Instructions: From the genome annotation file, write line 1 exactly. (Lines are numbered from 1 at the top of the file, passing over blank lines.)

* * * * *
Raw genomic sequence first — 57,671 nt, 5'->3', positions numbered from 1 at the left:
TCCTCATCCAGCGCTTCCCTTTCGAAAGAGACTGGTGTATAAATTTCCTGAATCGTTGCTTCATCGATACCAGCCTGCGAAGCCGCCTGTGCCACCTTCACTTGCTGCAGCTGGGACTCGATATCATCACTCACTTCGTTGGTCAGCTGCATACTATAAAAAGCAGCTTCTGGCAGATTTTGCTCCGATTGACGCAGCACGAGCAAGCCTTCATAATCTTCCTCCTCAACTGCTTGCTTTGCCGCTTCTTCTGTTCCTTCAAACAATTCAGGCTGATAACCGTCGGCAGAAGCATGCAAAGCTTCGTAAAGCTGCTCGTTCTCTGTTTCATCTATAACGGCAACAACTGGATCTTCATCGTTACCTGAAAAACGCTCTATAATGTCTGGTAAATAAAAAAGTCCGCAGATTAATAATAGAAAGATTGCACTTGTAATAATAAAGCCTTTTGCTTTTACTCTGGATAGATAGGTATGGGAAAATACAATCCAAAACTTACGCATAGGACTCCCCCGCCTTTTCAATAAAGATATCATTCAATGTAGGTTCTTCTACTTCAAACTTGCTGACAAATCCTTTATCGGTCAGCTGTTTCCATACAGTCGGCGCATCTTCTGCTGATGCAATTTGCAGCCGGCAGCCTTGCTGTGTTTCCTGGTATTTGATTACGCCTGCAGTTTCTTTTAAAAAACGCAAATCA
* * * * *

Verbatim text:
Raw genomic sequence first — 57,671 nt, 5'->3', positions numbered from 1 at the left: